The Singapore People's Party (SPP) launched its manifesto on Sunday, June 28. It features:
- Three basic tenets of Accountability, Commitment and Empathy.
- 10 topics.
- 31 proposals in total.
You can download and read it here.
In a Zoom conference call with SPP members, including Secretary-General Steve Chia, party Chairman Jose Raymond explained that they had been working on the manifesto for more than a year.
It is based on feedback on the ground from residents, from non-government organisations, activists and other members of the public.
SPP will also be launching a specific manifesto for Potong Pasir SMC, where Raymond intends to stand.
Issues that need to be addressed, from before Covid-19
While the outbreak of Covid-19 affects nearly everything in Singapore these days, Raymond said that the issues in the manifesto were being brought to the surface by its impact. He added:
"Especially now in this period, we recognise that while we do have to face up to the reality of what Covid has done to Singapore and Singaporeans and globally, we do need to recognise that there are some issues which we face as a country, pre Covid, that need to be addressed as well. And Covid has made us all the more feel the urge and the urgent need to find solutions for some of these problems."
The 10 topics cover a range of issues, from pocketbook matters like Lowering the Cost of Living and Strengthening Requirement Adequacy through CPF, to Improving Mental Health and Empowering the Youth.
Proposal to abolish ethnic quota for HDB flats to help sellers
One proposal, under the topic of Affordable Housing, states that the SPP supports abolishing the ethnic quota or Ethnic Integration Policy when selling HDB flats:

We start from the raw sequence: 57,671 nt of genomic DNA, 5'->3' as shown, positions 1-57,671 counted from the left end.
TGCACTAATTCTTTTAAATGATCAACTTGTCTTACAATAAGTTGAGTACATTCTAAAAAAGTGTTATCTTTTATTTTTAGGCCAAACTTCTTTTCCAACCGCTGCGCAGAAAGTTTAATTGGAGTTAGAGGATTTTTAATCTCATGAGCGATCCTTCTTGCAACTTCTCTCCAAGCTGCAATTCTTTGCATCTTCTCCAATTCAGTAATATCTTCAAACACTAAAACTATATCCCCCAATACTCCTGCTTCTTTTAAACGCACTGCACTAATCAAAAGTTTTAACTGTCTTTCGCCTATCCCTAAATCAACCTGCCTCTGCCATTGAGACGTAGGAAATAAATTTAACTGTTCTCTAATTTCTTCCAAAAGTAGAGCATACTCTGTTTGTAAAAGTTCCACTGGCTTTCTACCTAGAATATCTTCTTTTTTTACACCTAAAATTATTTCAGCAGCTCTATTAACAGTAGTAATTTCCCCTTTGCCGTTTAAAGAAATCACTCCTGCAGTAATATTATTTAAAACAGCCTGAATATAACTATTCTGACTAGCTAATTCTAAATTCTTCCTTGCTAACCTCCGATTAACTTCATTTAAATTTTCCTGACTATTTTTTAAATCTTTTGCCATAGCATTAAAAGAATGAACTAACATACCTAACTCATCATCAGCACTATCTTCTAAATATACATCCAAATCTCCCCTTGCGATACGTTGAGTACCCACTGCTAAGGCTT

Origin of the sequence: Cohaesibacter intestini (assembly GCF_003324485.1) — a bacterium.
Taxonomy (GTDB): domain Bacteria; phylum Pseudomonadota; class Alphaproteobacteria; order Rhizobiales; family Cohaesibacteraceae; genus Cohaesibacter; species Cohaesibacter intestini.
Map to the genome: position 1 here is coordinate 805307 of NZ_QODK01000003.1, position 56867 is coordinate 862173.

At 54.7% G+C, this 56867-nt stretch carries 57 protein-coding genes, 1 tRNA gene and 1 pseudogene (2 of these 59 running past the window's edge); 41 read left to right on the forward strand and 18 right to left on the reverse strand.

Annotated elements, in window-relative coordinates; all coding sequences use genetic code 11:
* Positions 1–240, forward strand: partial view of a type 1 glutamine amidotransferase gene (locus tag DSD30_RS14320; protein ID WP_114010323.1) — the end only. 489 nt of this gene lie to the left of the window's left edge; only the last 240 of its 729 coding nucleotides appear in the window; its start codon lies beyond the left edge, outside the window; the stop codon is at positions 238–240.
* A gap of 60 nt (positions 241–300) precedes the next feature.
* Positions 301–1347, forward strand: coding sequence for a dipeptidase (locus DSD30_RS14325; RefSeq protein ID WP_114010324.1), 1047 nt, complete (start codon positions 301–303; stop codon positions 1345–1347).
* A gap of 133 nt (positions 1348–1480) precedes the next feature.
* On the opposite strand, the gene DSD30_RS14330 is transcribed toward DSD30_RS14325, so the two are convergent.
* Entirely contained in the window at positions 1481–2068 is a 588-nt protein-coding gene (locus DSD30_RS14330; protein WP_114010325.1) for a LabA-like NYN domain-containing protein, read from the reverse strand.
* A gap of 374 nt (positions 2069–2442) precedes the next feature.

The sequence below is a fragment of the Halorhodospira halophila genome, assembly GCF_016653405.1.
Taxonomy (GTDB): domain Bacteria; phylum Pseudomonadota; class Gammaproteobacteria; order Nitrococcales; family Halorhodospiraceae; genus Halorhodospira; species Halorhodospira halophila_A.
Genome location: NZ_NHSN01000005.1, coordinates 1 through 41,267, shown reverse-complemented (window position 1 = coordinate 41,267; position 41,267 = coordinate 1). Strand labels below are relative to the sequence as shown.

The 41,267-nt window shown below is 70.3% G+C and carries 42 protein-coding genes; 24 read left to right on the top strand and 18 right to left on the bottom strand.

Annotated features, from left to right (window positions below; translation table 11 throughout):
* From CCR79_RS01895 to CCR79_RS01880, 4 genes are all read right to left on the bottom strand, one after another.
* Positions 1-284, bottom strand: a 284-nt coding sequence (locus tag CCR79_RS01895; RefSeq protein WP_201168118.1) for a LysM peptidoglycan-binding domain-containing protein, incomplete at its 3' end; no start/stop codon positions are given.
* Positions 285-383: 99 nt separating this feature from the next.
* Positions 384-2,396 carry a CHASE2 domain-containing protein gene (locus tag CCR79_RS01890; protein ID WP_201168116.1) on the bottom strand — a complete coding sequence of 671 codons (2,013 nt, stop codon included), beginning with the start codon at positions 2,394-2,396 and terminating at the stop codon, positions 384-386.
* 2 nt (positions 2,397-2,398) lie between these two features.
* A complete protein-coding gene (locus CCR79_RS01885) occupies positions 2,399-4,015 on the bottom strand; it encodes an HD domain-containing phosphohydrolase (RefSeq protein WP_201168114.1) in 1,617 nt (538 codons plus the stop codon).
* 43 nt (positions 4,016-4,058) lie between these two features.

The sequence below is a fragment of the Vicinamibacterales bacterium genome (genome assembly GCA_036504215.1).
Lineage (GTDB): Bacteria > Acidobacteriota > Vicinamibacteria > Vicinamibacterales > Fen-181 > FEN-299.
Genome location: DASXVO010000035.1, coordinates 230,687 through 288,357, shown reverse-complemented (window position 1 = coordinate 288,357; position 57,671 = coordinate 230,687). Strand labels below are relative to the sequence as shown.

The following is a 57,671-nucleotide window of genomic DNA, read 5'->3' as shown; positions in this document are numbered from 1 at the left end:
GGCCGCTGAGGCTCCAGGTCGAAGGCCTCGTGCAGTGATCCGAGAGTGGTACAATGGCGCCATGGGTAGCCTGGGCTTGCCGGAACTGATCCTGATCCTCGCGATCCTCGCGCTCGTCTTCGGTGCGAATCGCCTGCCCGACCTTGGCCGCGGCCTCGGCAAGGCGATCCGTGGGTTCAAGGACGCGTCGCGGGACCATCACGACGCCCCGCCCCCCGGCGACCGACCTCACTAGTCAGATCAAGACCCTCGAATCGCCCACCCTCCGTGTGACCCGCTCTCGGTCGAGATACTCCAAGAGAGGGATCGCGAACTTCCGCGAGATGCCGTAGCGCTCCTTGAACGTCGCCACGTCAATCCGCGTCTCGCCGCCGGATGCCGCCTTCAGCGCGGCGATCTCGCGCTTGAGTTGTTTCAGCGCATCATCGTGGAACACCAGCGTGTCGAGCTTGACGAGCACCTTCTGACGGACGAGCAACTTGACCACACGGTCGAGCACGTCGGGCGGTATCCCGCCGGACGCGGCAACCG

"After 55 years of nation-building and sharing about the values of integration, tolerance and multiculturalism, it may be the case that the ethnic quota has served its purpose."
In response to a question from Mothership, SPP member Osman Sulaiman said that minority races looking to sell their HDB flats may find the quota prohibitive due to a smaller pool of potential buyers.
These residents can only sell to buyers from the same ethnic quota, and this may affect their home prices. He added: "So I think it is best that the government don't interfere much (with the) free market."
Raymond also addressed the question, and said that while knocking on doors in Potong Pasir, he met a number of residents who had difficulty selling their flats, or the buyers were not able to pay the market rate. He said that was why they want back to look at the ethnic integration policy.
National study to determine basic standard of living for a minimum wage
In response to a question from the media on introducing a minimum wage, Chia said that the party proposed conducting a nationwide study to determine the amount needed to maintain a basic standard of living.
After this, a minimum wage should be instituted and pegged to that amount.
Chia said this is a "long overdue proposal policy", and it will help to prevent the exploitation of workers in Singapore.
Chia also fielded a question on whether voters would see Chiam See Tong and Lina Chiam on the campaign trail, and mentioned that Lina Chiam accompanied the Bishan-Toa Payoh team the previous day.
Important issues of mental health, youth empowerment and the environment
Ariffin Sha, SPP's Assistant Secretary-General, highlighted topics that "traditionally do not feature in election manifestos", like Mental Health, the Environment and the Empowerment of Youth.
He said that the SPP takes such issues very seriously, and that they engaged other groups to get their views and see how "the gaps of the system can be filled." He added:
"And it is our hope that such topics when introduced into the election discourse can help to further the progress of these causes."
Raymond also said that people need to recognise that Singapore is at a different level of nation-building, and Singaporeans' needs are different than in the past.
He added that as a party, they wished to bring up these issues which may not usually be discussed in a traditional election rally or discourse, because they are important to people's lives.
Top image via Wikipedia commons, Bishan Toa Payoh/FB, SPP